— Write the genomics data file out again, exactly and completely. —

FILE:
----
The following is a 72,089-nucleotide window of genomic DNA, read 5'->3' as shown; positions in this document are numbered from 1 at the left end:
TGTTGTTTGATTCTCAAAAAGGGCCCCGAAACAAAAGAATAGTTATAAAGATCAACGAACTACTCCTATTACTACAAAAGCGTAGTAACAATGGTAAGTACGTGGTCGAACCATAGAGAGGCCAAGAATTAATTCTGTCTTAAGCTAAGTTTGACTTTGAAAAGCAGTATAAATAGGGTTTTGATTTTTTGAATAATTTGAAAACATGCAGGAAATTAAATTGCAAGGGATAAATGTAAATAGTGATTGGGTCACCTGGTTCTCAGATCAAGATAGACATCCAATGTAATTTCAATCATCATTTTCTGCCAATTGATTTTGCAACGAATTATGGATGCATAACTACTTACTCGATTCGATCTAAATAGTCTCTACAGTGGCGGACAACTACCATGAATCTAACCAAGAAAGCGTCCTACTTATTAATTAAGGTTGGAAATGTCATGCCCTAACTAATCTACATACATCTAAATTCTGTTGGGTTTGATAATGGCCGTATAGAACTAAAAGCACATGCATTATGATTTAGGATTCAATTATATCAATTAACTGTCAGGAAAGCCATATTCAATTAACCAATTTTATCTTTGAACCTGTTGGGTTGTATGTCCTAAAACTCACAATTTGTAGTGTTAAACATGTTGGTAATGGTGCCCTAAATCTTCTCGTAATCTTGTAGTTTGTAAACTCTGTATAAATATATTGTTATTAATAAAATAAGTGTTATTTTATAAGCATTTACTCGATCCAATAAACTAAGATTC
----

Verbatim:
The following is a 72,089-nucleotide window of genomic DNA, read 5'->3' as shown; positions in this document are numbered from 1 at the left end:
TGTTGTTTGATTCTCAAAAAGGGCCCCGAAACAAAAGAATAGTTATAAAGATCAACGAACTACTCCTATTACTACAAAAGCGTAGTAACAATGGTAAGTACGTGGTCGAACCATAGAGAGGCCAAGAATTAATTCTGTCTTAAGCTAAGTTTGACTTTGAAAAGCAGTATAAATAGGGTTTTGATTTTTTGAATAATTTGAAAACATGCAGGAAATTAAATTGCAAGGGATAAATGTAAATAGTGATTGGGTCACCTGGTTCTCAGATCAAGATAGACATCCAATGTAATTTCAATCATCATTTTCTGCCAATTGATTTTGCAACGAATTATGGATGCATAACTACTTACTCGATTCGATCTAAATAGTCTCTACAGTGGCGGACAACTACCATGAATCTAACCAAGAAAGCGTCCTACTTATTAATTAAGGTTGGAAATGTCATGCCCTAACTAATCTACATACATCTAAATTCTGTTGGGTTTGATAATGGCCGTATAGAACTAAAAGCACATGCATTATGATTTAGGATTCAATTATATCAATTAACTGTCAGGAAAGCCATATTCAATTAACCAATTTTATCTTTGAACCTGTTGGGTTGTATGTCCTAAAACTCACAATTTGTAGTGTTAAACATGTTGGTAATGGTGCCCTAAATCTTCTCGTAATCTTGTAGTTTGTAAACTCTGTATAAATATATTGTTATTAATAAAATAAGTGTTATTTTATAAGCATTTACTCGATCCAATAAACTAAGATTC